Effect of ecological factors on fine-scale patterns of social structure in African lions

Moreangels M. Mbizah*, Damien R. Farine, Marion Valeix, Jane E. Hunt, David W. Macdonald, Andrew J. Loveridge

*Corresponding author for this work

Research output: Contribution to journalArticlepeer-review

13 Citations (Scopus)


Environmental variations can influence the extent to which individuals interact with other individuals by changing the value of grouping. It is well known that many species can form and disband groups, often in response to the distribution and abundance of resources. While previous studies showed that resources influence the broad-scale structure of animal groups, knowledge gaps remain on whether they affect fine-scale patterns of association among individuals within groups. We quantify association patterns in African lions while simultaneously monitoring the abundance and distribution of prey. We test how social and ecological factors, including individual trait (age, sex, reproductive state) similarity and prey availability (prey abundance, dispersion, herd size and body size) affect within-pride social structure in African lions. We found that individual decisions about associates depended on resource availability with individuals associating equally across all members of the pride when prey herds were scarce, aggregated or large bodied, and associating more exclusively (in subgroups of preferred associates) when prey herds were abundant, dispersed or small bodied. Individuals within lion prides seemed to be buffering against changes in prey availability by modulating their strength and density of connections with conspecifics when prides split into subgroups. The strength and density of connections among individuals within subgroups was greater when prey herds were large and lower when prey herds were dispersed or are large bodied. Our findings suggest that individual lions are making social decisions at both the subgroup level and the pride level, with decisions representing putatively fitness-enhancing strategies. Individuals were typically shifting between having few strong connections and having many weaker connections depending on prevailing ecological conditions, with prey abundance, dispersion and body size having the greatest impact on decisions about splitting into subgroups. The maintenance of connections within prides and subgroups in the face of ecological change suggests that the fission–fusion nature of lion prides might be essential for the long-term maintenance of social connections even when short-term conditions do not allow them. More broadly, our study reveals how fission–fusion dynamics and ecological factors can simultaneously have an effect on animals across multiple levels of sociality.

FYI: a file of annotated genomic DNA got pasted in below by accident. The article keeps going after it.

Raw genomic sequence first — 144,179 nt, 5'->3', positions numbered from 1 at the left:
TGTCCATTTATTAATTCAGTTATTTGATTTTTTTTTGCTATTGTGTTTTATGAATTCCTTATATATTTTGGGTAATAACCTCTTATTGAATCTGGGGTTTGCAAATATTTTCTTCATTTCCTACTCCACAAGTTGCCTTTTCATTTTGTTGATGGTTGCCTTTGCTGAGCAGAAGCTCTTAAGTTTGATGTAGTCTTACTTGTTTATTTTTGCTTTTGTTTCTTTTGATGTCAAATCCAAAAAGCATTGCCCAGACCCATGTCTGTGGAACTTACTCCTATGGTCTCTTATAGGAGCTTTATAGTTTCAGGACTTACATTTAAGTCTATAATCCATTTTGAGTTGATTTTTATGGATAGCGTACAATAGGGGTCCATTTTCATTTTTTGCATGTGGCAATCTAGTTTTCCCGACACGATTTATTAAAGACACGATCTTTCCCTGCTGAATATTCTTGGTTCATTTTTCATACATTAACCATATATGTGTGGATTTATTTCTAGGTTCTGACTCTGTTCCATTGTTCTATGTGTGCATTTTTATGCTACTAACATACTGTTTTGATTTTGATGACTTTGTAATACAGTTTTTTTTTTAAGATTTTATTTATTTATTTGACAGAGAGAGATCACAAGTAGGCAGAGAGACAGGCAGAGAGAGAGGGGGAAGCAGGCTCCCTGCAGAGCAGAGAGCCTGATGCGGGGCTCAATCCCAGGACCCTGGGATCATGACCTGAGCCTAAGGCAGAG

Original languageEnglish
Pages (from-to)2665-2676
Number of pages12
JournalJournal of Animal Ecology
Issue number11
Publication statusPublished - 1 Nov 2020
Externally publishedYes


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